Saturday, July 04, 2009

Where Are We In The Market Cycle?

From a technical perspective could the market be following the path of past sentiment cycles? The below sentiment cycle chart was first published in 1991 by technical analyst Justin Mamis in a book titled, The Nature of Risk. In looking at the below chart, it appears the current market pattern is following the pattern outlined in Mamis' chart.

(click charts to enlarge)

sentiment cycle chart
S&P 500 chart July 2, 2009The market's recent advance from the early March low appears to follow the sentiment cycle's "wall of worry" advance. The next phase would then be the investor's "aversion" portion of the cycle. Consolidating some of the gains achieved since the March low would be healthy.

Although the market has had a strong recovery off the March low, since the beginning of the year, the market has essentially traded sideways.

From a longer term perspective, the market has a long way to go to reach its earlier high.

(click to enlarge)

S&P 500 Index chart monthly closing prices since 1971From an economic perspective, I could cite a number of factors that would support a bullish case for the market and I could cite an equal number of bearish factors. One statistic that sticks out like a sore thumb is the continued increase in the jobless data.

Initial claims have exceeded 600M for 22 straight weeks. Historically, the consumer has represented 70% of the U.S. economy and unless there is some job creation, this 70% stat is not going to hold. What then will stimulate economic growth?


Tom Chechatka (Risk Averse Alert) said...

That "wall of worry" you show is quite misrepresented. Duly noted is this...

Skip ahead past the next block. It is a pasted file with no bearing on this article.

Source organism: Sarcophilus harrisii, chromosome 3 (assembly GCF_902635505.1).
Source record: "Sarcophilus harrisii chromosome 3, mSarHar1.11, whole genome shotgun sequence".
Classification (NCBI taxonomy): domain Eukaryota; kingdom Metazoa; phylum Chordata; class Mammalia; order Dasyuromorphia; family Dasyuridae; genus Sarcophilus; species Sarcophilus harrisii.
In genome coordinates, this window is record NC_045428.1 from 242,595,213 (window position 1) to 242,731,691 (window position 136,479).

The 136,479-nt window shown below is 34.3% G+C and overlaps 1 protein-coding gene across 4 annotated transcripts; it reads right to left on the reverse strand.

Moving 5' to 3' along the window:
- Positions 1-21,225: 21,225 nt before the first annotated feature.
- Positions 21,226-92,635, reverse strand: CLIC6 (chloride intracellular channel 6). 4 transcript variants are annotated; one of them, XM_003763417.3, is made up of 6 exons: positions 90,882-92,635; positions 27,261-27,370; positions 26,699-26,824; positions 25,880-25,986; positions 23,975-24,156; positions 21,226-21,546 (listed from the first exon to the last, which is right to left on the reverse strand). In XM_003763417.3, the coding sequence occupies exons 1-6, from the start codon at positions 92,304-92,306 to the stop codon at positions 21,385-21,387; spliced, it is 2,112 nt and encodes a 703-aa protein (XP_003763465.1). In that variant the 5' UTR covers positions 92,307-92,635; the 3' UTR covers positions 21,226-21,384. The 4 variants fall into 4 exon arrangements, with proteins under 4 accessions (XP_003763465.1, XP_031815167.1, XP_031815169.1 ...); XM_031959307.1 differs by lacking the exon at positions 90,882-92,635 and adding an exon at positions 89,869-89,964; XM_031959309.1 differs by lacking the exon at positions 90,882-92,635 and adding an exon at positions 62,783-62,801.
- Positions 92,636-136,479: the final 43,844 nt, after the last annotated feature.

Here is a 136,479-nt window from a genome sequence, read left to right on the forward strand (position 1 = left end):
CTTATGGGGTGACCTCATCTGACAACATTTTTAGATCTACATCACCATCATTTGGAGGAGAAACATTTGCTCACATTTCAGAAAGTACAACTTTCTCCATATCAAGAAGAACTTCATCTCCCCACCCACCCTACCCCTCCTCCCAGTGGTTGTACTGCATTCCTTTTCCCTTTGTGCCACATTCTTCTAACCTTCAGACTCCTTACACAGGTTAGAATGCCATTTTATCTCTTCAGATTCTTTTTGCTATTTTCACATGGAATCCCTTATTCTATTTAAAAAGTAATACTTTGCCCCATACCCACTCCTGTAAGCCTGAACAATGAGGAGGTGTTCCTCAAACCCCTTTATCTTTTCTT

Declining volume has been the trend all the way up from March bottom.

You show volume declining only from early-May. Yet if you look closely at that early-May volume spike, you will see it occurred right at the top. Essentially, the market went nowhere during those couple of days in early May when volume spiked.

I submit smart money (strong hands) was exiting then.

So, if you remove that early May volume spike when strong hands were distributing shares to weak hands with vigor, you clearly see the volume of shares exchanged consistently declining from March bottom all the way up to the top in June.

And this, I submit, does not demonstrate the character of a market climbing a "Wall of Worry." Rather, it reveals shares being distributed from strong hands to weak.

The "Wall of Worry" is no mere sentiment thing. It is, in fact, demonstrated by the volume of shares exchanged. When investors are worried prices will not rise further, they not only offer up their shares for sale, but they do so in increasing volume. And yet, this increasing volume of shares will be snapped up and the market will continue rising, showing the "worry" to be unfounded. This is how the market climbs a Wall of Worry.

Precisely the opposite has been happening during the market's advance off March bottom. Rather than offer up an increasing volume of shares out of worry and fear, investors are holding on! Big, big mistake...

David Templeton, CFA said...


Interesting observations. Applying technical analysis is as much an art as science. I would note the volume was pretty healthy off of the March low until early May. The volume since May has been exceptionally light.

Barry Ritholtz, The Big Picture blog, makes an interesting observation at the following link.

Market Resiliency